The heavy slab serif on the cover looks a lot like Photo-Lettering’s West Barnum (ca. 1967). In fact, it’s a similar face (and probably an imitation) named Sanders Black. Shown in Lettergraphics’ 1968 catalog, Sanders Black is differentiated from Dave West’s design by overall boxier shapes and a number of details, for example an unbracketed roof in t.
The more restrained slab used on the back is Ludlow’s Karnak Black Condensed. The author’s name on the inner flap, however, is set in caps from Memphis, followed by a synopsis in Futura.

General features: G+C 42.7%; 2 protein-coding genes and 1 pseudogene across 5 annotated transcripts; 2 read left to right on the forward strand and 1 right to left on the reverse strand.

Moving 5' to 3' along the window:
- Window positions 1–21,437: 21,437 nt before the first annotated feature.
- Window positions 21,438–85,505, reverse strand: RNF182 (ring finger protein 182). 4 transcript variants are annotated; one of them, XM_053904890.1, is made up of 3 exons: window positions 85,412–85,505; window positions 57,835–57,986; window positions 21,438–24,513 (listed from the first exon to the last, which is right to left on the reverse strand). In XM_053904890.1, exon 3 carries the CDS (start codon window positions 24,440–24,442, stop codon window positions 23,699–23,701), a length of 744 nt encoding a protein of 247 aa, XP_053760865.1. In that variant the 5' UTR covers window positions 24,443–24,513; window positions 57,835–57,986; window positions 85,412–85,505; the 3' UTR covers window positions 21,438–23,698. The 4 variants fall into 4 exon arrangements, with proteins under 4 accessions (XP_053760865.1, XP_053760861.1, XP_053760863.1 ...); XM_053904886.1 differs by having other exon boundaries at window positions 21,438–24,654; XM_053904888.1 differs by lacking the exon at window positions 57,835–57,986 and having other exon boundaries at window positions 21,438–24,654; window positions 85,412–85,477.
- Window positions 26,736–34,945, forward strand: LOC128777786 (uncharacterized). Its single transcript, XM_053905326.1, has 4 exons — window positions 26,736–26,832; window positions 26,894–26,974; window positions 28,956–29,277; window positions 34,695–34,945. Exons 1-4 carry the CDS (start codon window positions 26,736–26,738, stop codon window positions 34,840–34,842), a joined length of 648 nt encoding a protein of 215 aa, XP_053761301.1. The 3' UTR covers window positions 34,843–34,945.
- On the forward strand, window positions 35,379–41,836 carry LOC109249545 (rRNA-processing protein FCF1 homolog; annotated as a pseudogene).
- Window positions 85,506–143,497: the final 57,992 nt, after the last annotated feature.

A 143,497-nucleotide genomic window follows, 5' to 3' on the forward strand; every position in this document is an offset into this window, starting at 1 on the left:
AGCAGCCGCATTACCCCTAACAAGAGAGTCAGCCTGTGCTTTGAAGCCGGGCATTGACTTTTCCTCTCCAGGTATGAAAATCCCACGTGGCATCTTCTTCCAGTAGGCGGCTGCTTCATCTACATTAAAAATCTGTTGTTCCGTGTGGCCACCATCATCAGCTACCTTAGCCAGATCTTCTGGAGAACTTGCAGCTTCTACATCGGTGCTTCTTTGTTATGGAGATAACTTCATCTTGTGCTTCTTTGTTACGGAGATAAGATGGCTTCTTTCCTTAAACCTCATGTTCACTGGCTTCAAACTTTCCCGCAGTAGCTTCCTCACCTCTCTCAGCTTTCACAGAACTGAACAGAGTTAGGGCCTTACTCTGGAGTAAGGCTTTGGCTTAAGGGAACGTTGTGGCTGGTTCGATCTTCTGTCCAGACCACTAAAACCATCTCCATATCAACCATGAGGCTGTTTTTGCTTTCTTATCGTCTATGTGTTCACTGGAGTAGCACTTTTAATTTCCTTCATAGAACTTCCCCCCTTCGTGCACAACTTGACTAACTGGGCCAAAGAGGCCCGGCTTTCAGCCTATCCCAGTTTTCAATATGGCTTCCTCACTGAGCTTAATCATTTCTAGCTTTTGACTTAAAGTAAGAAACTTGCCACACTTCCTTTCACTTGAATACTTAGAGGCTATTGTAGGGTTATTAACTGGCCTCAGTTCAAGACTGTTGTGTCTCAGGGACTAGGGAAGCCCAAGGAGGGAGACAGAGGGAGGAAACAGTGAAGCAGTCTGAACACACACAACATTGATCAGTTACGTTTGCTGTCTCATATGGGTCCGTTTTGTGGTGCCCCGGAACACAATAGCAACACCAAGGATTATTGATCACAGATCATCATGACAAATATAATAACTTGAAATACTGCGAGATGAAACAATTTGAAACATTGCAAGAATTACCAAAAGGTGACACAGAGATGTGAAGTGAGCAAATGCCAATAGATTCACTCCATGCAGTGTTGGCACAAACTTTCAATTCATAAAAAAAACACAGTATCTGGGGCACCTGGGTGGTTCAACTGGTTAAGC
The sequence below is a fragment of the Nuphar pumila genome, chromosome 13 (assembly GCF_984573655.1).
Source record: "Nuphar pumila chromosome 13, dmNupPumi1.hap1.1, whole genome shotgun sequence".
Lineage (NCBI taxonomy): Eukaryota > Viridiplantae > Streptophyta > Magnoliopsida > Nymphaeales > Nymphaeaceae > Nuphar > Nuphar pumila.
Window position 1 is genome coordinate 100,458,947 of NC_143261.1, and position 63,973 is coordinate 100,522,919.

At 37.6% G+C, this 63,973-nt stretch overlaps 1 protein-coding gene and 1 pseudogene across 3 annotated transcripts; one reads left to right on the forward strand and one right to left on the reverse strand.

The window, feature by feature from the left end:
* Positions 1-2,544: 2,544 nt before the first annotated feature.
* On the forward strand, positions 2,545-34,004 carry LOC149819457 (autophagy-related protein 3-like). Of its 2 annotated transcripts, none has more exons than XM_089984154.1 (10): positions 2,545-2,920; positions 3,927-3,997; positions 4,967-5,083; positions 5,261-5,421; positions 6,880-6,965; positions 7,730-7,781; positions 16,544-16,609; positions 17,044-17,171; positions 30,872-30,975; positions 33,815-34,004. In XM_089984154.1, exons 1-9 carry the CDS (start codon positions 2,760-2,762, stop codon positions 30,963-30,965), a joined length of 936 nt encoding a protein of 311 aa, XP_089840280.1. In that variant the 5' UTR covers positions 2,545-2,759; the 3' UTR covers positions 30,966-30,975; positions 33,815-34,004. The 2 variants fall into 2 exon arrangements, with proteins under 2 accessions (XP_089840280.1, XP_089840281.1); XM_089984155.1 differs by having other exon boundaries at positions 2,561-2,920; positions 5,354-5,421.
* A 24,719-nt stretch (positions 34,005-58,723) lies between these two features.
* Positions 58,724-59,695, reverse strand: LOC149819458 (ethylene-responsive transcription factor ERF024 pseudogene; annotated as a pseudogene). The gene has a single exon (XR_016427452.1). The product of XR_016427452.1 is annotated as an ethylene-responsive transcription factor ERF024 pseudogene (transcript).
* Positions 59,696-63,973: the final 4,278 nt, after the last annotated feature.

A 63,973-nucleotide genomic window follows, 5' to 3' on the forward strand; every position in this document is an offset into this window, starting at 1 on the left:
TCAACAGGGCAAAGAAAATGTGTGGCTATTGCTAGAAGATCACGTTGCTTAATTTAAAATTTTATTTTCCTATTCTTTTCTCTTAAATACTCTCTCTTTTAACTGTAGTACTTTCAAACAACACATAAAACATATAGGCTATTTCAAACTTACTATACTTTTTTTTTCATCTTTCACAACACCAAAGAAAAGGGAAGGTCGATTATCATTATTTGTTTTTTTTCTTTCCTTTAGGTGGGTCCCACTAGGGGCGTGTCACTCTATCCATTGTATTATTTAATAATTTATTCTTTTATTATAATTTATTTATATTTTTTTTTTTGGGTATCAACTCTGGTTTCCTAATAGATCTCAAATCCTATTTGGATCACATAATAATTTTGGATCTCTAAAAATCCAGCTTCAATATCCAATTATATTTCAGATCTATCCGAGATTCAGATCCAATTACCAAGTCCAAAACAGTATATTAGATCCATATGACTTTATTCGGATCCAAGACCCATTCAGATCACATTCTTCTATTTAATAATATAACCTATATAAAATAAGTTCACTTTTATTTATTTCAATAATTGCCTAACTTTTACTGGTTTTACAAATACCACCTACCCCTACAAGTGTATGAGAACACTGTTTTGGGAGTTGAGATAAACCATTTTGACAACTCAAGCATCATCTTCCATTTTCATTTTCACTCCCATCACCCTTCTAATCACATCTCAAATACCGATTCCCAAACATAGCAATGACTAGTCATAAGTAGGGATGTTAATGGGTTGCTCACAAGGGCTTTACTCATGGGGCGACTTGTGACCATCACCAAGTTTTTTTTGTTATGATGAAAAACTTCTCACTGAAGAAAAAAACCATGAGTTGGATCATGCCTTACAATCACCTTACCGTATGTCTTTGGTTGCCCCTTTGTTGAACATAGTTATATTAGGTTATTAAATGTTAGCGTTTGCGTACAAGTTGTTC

On the interior pages, text is set in Monticello. This Linotype face was designed by Chauncey H. Griffith in 1946 as a recreation of “America’s first great typeface, Binny & Ronaldson’s Roman No. 1, cut about 1796 by Archibald Binny in Philadelphia.” – Mac McGrew. Monticello was specifically made for an edition of The Papers of Thomas Jefferson by Princeton University Press, and named after the primary plantation of the slave holder and third president of the United States. Chapter headings are set in Palatino Italic, with occasional swash caps, and roman numerals from Engravers Roman Bold. The latter also appears on the title page. The interior design is uncredited.